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This hate became especially loud over the last year when there was strong rise in fear of immigrants and refugees. Misinformation was spread from almost every source. Even our President referred to Syrian refugees as the “ultimate trojan horse” of ISIS.

Many refugees were scared as well. They had seen people with signs and posters, they had heard sensationalized stories on their televisions. They told Denise their fears, how they were too scared to walk to work in their hijab, how they were scared they were going to be caged.

Denise wanted to throw something positive into all of the negativity that had been swirling around, so she came up with an idea called Cupcake Kindness. The basic concept was that people of the local area would love on the refugee community and make them feel welcomed and safe by bringing them cupcakes.

“Everybody can make a cupcake,” Denise said. “Just make a cupcake. Drive down to Clarkston, get off 285 and East Ponce, you turn left and you go to Indian Creek, anywhere you want, into any apartment complex, and you pass out cupcakes. And you say, ‘Welcome to America. We see you.’”

What ended up happening was quite different from what Denise expected. Not one person would go to the refugees themselves. Instead, they brought the cupcakes to her house, hundreds of them.

“It was a real challenge. People would come every day and bring cupcakes till there were piles and piles of them. You can make your poster, you can go down there and march. Why can’t you make a cupcake, and go see them? Just go welcome them. Go love them.”

Denise passed out all of the cupcakes by herself.

Denise and a few other amazing women who work at Peace of Thread have proved how important it is to show up. It’s what they’ve done for the last six years. Day after day they are there loving and working alongside these refugee women. Even with the lack of effort from her church community, Denise has not given up. However, her struggles with the church have become disheartening. Though things are getting better, after six years, she expected more. And it isn’t just Denise that has been feeling this discouragement – the refugee women have been feeling it too.

One of the refugee women with Peace of Thread has been given a platform to speak at many churches around the southeast. She gets to tell her story and the story of other women. It is incredibly important because the audience can put a face to the word “refugee.”

On one particular occasion this woman was asked to speak at a Christian conference for over 2,000 women. It was a great opportunity, but the night before she was going to speak, she became discouraged.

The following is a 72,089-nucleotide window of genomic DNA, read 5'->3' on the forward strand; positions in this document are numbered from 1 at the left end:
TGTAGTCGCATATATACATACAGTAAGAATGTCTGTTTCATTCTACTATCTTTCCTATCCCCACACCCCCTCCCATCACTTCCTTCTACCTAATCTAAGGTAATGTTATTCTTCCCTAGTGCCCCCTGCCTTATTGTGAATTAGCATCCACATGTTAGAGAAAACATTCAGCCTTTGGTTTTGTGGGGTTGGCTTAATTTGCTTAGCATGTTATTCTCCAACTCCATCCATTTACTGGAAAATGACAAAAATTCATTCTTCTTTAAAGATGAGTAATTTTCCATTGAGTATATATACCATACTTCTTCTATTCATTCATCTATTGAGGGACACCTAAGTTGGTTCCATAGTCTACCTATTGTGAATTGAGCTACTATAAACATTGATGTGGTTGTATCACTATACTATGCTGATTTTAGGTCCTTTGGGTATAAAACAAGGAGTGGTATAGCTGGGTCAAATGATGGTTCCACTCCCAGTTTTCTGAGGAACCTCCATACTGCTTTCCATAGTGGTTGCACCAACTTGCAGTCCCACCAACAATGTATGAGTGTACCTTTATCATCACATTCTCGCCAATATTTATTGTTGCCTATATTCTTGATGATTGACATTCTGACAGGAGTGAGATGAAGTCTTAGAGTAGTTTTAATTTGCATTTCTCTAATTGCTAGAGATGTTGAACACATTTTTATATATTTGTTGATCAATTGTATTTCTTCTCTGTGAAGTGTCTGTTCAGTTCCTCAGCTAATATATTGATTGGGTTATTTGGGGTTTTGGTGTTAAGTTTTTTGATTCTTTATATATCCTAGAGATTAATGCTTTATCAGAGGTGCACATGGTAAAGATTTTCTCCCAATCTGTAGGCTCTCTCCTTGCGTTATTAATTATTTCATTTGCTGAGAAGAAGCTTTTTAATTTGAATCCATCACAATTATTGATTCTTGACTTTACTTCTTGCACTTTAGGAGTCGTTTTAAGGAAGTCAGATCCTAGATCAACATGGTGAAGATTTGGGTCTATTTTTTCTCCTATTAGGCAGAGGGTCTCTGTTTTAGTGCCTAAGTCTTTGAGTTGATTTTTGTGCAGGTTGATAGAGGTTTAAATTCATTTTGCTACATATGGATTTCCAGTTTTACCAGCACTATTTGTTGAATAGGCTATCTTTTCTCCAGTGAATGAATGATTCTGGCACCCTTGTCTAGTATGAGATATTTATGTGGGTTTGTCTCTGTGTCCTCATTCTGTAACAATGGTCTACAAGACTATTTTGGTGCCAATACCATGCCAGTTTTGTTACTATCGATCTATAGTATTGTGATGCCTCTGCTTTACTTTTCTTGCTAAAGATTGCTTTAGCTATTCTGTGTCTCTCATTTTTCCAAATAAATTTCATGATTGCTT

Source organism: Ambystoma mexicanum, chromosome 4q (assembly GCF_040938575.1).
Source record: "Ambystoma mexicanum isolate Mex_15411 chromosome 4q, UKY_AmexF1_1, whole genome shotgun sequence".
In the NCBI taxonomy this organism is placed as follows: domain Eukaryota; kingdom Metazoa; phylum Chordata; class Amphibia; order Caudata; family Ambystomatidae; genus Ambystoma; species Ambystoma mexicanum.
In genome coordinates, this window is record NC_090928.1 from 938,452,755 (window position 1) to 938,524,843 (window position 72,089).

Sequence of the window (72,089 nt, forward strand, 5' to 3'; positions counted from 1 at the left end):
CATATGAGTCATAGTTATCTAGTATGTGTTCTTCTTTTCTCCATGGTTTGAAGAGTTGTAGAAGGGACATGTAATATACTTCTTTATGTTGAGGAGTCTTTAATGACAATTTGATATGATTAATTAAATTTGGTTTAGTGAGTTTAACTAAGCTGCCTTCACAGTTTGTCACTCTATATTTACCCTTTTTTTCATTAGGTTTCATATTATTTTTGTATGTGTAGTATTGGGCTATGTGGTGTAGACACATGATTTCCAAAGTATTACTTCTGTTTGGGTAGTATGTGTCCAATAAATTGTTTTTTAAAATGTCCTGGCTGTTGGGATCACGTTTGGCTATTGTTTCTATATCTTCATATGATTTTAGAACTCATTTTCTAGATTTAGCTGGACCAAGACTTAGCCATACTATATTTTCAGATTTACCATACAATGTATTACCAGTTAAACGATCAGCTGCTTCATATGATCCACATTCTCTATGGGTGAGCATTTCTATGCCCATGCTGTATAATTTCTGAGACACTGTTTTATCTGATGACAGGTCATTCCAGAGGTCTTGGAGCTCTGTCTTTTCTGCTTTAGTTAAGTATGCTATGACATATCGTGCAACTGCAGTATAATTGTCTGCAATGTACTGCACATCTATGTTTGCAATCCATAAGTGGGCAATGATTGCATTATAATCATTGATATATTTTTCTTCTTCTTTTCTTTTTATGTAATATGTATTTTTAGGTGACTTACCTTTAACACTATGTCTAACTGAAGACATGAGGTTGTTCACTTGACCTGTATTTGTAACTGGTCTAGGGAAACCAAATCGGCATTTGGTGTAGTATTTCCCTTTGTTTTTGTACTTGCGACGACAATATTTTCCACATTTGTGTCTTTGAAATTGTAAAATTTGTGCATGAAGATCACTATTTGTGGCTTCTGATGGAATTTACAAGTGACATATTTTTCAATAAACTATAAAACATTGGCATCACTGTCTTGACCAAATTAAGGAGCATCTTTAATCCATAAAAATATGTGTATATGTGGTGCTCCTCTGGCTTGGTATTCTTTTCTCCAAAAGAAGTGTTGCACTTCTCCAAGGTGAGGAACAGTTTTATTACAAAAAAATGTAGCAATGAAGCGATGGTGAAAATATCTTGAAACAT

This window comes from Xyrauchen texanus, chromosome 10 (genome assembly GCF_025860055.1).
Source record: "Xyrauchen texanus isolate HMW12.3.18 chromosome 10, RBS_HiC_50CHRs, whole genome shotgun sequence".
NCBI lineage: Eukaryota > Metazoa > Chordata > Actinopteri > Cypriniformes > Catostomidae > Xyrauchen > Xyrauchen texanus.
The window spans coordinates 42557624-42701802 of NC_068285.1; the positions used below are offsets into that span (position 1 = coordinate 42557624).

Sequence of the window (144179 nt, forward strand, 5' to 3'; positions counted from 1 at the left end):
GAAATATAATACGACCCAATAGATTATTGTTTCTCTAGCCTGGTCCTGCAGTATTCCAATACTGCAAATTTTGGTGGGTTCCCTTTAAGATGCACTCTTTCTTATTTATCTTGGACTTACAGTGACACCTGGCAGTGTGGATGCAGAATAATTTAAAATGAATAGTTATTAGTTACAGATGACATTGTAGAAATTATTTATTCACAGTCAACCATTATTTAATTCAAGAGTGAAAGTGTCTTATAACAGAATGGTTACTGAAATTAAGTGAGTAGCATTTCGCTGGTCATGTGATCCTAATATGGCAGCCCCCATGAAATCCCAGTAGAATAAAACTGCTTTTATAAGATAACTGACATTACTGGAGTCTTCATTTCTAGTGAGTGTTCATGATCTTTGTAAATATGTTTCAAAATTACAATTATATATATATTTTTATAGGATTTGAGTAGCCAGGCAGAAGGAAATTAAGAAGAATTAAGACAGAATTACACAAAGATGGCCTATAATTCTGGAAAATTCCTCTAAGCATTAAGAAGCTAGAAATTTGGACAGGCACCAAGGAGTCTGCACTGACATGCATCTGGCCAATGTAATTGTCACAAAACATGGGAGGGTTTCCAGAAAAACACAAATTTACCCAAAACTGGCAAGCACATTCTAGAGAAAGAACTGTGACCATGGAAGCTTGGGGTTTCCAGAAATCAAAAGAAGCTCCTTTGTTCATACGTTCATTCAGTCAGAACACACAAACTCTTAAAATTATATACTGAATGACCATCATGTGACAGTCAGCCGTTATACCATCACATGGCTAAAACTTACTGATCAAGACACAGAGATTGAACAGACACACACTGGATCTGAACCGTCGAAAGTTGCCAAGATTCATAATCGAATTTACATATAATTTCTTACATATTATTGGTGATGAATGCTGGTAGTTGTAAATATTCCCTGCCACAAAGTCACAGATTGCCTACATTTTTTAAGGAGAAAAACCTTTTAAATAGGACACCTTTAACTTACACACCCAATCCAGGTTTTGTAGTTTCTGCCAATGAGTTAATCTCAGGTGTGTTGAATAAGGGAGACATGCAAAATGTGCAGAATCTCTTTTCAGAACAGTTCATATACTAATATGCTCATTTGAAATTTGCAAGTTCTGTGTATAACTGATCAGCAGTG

Denise became emotional as she told us, “This precious refugee woman looked at me and said, ‘Nothing will change, Denise. My voice will be air.’”

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Her fear is far too often a reality in our communities. Someone gets on stage and tells their heartbreaking story and we are moved for a moment. Hours later we’ve forgotten and our attention is on something else. There are so few of us who actually devote ourselves to showing up again and again. We like to talk about changing the world, but if our lives are spent mostly in spaces where we feel safe and comfortable, then our words mean nothing.

Denise knows this better than anyone. She is someone who is more than talk.

“I don’t want to be somebody that just says air. That’s what still motivates me today and pushes me into hard moments, like when you have to wake up at five in the morning and you’ve been working 90 hours and nobody is showing up to help. Nobody is being their voice… For every woman that is here, there are thousands of women that nobody sees.”

This is Denise’s whole heart. It is her drive and her passion: to give these women a voice.

 


In part 3 of this series, we are going hear Denise explain different ways that we can show up and get involved. We will also be announcing a special giveaway, so stay tuned!

For now, be sure to check out http://www.peaceofthread.com/shop/ and check out the gorgeous bags that Peace of Thread creates!


 

Written by Victoria Ward and Elizabeth Endara

Copy Editor: Chelsea Risley

Photographer: Crystal Downs

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2 thoughts on “Peace of Thread: Giving A Voice to the Refugee Women of Clarkston Pt. 2